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Well it's been a interesting first year winter commuting. I've learned a lot about how to dress and ride for any given condition. This morning was a rather pleasant 25f and no wind and not a soul on the trail. Nothing but the sound of my tires crunching the ice and snow. Sadly I seem to be the only still riding to work. I used to see another bike tracks up until this week when the ice, deep snow and real cold temps hit. Oh well I'm having fun!!!

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Old 01-25-12, 01:32 PM   #662
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I’ve wanted a rugged Cyclocross bike for off-road and winter use for a couple years. I already have a Soma Double Cross as a Century bike, but with a Carbon Fiber fork and road bike wheels and gearing, the Soma was might not last much longer if exposed frequent use on dusty trails and salty winter roads. What can a Monster-cross bike offer that a Cyclocross bike doesn’t already provide? I expect that a Monster-cross bike will deliver improved tank-like durability and a more forgiving ride on rough trails & wintery roads.

I finally took the plunge and purchased an Origin 8 CX700 frameset after noticing this review: http://www.bikeforums.net/showthread...ent...The-Tank.

The frame was ideal for my budget Monster-cross build. With room for 700x50 tires, disc or cantilever brakes, Road or MTB rear drop-out spacing. The rear-entry horizontal rear drop-outs will permit single-speed, IGH and derailleur drivetrains. The frame-set is a bit heavier than a Surly Cross Check, the rear drop-outs and the fork are extra strong & heavy and a little overbuilt.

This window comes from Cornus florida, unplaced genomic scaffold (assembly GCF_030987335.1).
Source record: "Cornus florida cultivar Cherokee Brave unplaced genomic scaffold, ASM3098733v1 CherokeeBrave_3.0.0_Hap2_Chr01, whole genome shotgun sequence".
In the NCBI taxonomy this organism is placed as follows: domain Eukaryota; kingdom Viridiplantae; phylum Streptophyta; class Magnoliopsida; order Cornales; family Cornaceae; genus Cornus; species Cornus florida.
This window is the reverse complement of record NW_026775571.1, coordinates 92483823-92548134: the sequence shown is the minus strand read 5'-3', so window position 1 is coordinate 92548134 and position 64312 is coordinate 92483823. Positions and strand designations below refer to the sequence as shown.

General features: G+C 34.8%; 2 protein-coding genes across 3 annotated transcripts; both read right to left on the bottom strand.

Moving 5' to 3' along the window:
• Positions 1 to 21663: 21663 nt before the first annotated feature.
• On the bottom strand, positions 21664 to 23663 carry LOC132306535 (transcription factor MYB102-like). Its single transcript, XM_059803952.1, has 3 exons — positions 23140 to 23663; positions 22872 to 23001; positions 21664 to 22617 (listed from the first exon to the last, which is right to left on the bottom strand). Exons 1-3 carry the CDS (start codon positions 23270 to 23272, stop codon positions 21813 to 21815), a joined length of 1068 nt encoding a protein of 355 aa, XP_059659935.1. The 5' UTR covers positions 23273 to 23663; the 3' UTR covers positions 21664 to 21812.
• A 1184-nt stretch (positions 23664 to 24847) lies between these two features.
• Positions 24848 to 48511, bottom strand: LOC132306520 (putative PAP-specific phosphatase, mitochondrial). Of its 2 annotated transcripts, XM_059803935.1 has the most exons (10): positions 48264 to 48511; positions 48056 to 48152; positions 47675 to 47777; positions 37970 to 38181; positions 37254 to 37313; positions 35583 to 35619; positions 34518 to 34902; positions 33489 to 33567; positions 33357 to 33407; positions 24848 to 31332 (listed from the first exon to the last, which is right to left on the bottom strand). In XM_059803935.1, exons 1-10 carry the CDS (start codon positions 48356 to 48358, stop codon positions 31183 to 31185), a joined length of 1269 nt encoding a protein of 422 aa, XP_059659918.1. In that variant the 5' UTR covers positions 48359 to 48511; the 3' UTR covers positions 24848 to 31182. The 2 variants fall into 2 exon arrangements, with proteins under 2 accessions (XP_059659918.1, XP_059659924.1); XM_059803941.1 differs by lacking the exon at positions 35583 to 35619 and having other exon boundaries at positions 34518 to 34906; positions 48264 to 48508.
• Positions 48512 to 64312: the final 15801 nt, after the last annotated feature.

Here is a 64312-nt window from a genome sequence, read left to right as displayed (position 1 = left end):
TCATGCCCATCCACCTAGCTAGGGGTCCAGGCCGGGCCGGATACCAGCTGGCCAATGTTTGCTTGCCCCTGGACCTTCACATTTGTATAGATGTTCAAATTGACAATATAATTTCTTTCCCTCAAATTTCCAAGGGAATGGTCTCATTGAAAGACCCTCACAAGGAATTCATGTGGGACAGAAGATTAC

It took a few weeks of searching, finding a frameset wasn’t easy. These sell out quickly and are prices at about $200 for both the frame & fork. I finally found one on eBay in December. The geometry in the largest size is a good fit for me. The frame arrived and I was surprised at the quality. The tube-set is 4130 aerospace standard. The welds are skillfully done, but less smooth than my Soma. The paint was very good, with good color and as tough as most automotive finishes.

I wanted to keep costs low, so I decided on cantilever brakes. The Tektro 720 brakes are good performers at a great price. Rim-brake wheels are also budget friendly, I found a new set of 40 spoke Velocity Dyad on Formula high flange hubs for about $130 delivered. Disc brakes would have been nice, but they limit racking options, add weight and would require a pricier wheelset.

I was hoping to use a Shimano 105 triple crank-set and build a 3x10 drivetrain, but the arms on road crank with external bearings won’t clear the chain-stays. So I installed a Shimano Deore “Trekking” crank-set with 48, 36 and I installed a 22t small chainring. This was matched to a 12-27 nine speed cassette. Tiagra STI “brifters” and a front derailleur for triple were installed. A Deore SGS rear derailleur completes the drivetrain.

The handlebars needed to fit the off-road personality of the build, Salsa Moto-Ace Woodchipper handle bars improve rough surface stability and work well with STI levers. A Thomson Elite seat-post is held by Surly seat-post clamp.

To save some weight and to add mid-blade fork rack mounts, I replaced the Origin 8 fork with a new Surly Cross Check fork. The fork is much lighter, looks great and should provide a more compliant ride. The practical tire clearance is a good match for the frame, with room for 700x40 or larger tires & fenders both front & rear.

I've put 700x38 Schwalbe Marathon Cross tires on the bike for now, the winter this year has been mild. My plan is to put 700x40 Nokian Hakkapeliitta w240 next winter for ice & snow on pavement or off. I'll have 700x35 Schwalbe Marathon winters on my Soma Double Cross for mixed dry & icy pavement that is common in Chicago.













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Old 01-25-12, 03:20 PM   #663
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pugsleybeach-hdr by mbeganyi, on Flickr

no snow in BTV
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Old 01-25-12, 07:06 PM   #664